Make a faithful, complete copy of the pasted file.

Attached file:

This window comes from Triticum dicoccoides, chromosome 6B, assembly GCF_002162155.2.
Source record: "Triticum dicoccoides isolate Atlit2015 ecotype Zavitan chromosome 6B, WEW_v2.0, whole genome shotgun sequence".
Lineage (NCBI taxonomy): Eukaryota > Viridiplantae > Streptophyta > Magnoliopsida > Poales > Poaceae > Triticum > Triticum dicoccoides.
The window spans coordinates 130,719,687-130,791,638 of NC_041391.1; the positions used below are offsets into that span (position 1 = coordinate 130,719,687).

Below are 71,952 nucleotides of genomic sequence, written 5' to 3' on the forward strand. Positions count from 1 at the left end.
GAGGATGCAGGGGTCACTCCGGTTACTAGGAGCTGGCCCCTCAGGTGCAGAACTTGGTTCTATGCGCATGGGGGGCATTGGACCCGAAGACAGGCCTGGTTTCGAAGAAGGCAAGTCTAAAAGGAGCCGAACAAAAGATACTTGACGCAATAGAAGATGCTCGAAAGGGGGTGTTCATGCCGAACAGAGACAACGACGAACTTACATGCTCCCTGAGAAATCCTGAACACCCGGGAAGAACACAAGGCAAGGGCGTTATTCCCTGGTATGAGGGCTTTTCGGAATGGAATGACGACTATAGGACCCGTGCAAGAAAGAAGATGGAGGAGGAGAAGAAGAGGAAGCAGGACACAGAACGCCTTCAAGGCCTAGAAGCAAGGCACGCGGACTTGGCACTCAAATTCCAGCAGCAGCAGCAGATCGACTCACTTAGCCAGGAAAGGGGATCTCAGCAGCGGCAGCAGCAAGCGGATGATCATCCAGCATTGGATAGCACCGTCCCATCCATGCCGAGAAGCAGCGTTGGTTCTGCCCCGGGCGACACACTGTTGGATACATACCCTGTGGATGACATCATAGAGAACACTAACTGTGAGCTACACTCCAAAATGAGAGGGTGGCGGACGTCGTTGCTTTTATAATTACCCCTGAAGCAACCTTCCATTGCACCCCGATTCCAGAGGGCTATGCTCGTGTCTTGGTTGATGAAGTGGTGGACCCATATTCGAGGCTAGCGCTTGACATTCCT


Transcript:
This window comes from Triticum dicoccoides, chromosome 6B, assembly GCF_002162155.2.
Source record: "Triticum dicoccoides isolate Atlit2015 ecotype Zavitan chromosome 6B, WEW_v2.0, whole genome shotgun sequence".
Lineage (NCBI taxonomy): Eukaryota > Viridiplantae > Streptophyta > Magnoliopsida > Poales > Poaceae > Triticum > Triticum dicoccoides.
The window spans coordinates 130,719,687-130,791,638 of NC_041391.1; the positions used below are offsets into that span (position 1 = coordinate 130,719,687).

Below are 71,952 nucleotides of genomic sequence, written 5' to 3' on the forward strand. Positions count from 1 at the left end.
GAGGATGCAGGGGTCACTCCGGTTACTAGGAGCTGGCCCCTCAGGTGCAGAACTTGGTTCTATGCGCATGGGGGGCATTGGACCCGAAGACAGGCCTGGTTTCGAAGAAGGCAAGTCTAAAAGGAGCCGAACAAAAGATACTTGACGCAATAGAAGATGCTCGAAAGGGGGTGTTCATGCCGAACAGAGACAACGACGAACTTACATGCTCCCTGAGAAATCCTGAACACCCGGGAAGAACACAAGGCAAGGGCGTTATTCCCTGGTATGAGGGCTTTTCGGAATGGAATGACGACTATAGGACCCGTGCAAGAAAGAAGATGGAGGAGGAGAAGAAGAGGAAGCAGGACACAGAACGCCTTCAAGGCCTAGAAGCAAGGCACGCGGACTTGGCACTCAAATTCCAGCAGCAGCAGCAGATCGACTCACTTAGCCAGGAAAGGGGATCTCAGCAGCGGCAGCAGCAAGCGGATGATCATCCAGCATTGGATAGCACCGTCCCATCCATGCCGAGAAGCAGCGTTGGTTCTGCCCCGGGCGACACACTGTTGGATACATACCCTGTGGATGACATCATAGAGAACACTAACTGTGAGCTACACTCCAAAATGAGAGGGTGGCGGACGTCGTTGCTTTTATAATTACCCCTGAAGCAACCTTCCATTGCACCCCGATTCCAGAGGGCTATGCTCGTGTCTTGGTTGATGAAGTGGTGGACCCATATTCGAGGCTAGCGCTTGACATTCCT